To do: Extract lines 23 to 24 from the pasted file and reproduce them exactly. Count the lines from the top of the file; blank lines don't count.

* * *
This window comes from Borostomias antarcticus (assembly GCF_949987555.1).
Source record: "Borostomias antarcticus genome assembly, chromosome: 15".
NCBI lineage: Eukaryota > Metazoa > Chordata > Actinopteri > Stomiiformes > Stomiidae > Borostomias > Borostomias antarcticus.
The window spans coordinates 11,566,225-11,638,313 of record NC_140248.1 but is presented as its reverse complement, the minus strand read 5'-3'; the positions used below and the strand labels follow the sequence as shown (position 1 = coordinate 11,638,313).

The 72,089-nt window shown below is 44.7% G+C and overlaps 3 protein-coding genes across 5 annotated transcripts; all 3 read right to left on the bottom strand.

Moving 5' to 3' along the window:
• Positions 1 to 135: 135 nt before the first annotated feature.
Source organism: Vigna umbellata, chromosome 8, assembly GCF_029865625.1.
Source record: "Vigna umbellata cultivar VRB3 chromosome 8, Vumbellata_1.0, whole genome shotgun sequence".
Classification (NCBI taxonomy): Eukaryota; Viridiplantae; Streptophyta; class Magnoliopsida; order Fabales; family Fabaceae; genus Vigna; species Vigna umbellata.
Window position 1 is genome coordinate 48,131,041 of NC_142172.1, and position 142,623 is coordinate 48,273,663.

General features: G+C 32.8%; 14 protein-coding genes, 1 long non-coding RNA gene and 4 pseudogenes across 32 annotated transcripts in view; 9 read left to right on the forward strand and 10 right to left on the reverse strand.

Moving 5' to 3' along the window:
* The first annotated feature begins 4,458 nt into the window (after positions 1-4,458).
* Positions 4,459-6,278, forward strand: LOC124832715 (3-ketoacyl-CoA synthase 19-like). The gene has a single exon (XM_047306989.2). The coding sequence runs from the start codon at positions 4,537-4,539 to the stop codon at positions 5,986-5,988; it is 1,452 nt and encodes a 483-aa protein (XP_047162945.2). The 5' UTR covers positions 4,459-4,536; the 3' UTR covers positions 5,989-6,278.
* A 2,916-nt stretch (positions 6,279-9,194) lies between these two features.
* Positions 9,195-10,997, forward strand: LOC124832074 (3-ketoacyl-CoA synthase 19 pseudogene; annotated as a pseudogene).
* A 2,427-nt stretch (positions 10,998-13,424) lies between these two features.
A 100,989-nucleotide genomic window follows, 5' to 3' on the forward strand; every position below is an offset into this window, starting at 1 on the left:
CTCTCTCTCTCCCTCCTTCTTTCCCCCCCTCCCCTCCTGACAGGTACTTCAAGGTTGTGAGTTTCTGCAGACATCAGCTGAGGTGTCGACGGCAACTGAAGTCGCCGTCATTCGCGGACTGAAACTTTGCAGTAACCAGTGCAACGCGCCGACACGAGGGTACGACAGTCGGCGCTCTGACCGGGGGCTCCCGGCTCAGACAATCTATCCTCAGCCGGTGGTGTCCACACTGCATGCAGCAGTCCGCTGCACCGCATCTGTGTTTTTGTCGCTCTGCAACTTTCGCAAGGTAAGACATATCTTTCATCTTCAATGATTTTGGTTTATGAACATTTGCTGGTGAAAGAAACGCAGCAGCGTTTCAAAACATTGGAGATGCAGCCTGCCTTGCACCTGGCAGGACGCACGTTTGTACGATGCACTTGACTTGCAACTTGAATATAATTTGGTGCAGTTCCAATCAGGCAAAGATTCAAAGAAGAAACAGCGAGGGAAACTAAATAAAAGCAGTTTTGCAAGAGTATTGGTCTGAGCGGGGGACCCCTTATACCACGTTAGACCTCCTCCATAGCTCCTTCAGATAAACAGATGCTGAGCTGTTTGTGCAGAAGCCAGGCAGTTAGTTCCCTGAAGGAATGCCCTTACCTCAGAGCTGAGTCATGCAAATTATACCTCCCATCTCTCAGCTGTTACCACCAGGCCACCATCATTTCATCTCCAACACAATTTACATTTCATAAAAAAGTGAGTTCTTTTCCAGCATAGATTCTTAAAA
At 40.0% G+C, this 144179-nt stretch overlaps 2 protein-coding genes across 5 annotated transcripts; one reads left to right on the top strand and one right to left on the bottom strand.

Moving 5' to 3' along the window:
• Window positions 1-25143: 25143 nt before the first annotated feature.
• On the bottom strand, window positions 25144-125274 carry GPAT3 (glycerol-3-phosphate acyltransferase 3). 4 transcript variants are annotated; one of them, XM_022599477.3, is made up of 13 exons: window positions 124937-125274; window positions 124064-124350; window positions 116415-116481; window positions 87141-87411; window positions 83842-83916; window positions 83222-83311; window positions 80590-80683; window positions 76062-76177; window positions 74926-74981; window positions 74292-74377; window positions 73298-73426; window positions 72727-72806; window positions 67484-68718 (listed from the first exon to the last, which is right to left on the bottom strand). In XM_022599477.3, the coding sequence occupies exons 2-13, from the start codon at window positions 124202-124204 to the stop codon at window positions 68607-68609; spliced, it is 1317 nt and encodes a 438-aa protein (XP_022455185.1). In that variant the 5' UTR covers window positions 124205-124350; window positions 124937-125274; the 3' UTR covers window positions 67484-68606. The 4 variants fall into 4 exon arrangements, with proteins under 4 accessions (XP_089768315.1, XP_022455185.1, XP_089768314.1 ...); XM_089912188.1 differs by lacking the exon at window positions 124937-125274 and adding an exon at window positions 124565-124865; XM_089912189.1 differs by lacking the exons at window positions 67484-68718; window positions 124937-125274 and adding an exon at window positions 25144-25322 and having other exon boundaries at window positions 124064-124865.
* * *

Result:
• Window positions 1-25143: 25143 nt before the first annotated feature.
• On the bottom strand, window positions 25144-125274 carry GPAT3 (glycerol-3-phosphate acyltransferase 3). 4 transcript variants are annotated; one of them, XM_022599477.3, is made up of 13 exons: window positions 124937-125274; window positions 124064-124350; window positions 116415-116481; window positions 87141-87411; window positions 83842-83916; window positions 83222-83311; window positions 80590-80683; window positions 76062-76177; window positions 74926-74981; window positions 74292-74377; window positions 73298-73426; window positions 72727-72806; window positions 67484-68718 (listed from the first exon to the last, which is right to left on the bottom strand). In XM_022599477.3, the coding sequence occupies exons 2-13, from the start codon at window positions 124202-124204 to the stop codon at window positions 68607-68609; spliced, it is 1317 nt and encodes a 438-aa protein (XP_022455185.1). In that variant the 5' UTR covers window positions 124205-124350; window positions 124937-125274; the 3' UTR covers window positions 67484-68606. The 4 variants fall into 4 exon arrangements, with proteins under 4 accessions (XP_089768315.1, XP_022455185.1, XP_089768314.1 ...); XM_089912188.1 differs by lacking the exon at window positions 124937-125274 and adding an exon at window positions 124565-124865; XM_089912189.1 differs by lacking the exons at window positions 67484-68718; window positions 124937-125274 and adding an exon at window positions 25144-25322 and having other exon boundaries at window positions 124064-124865.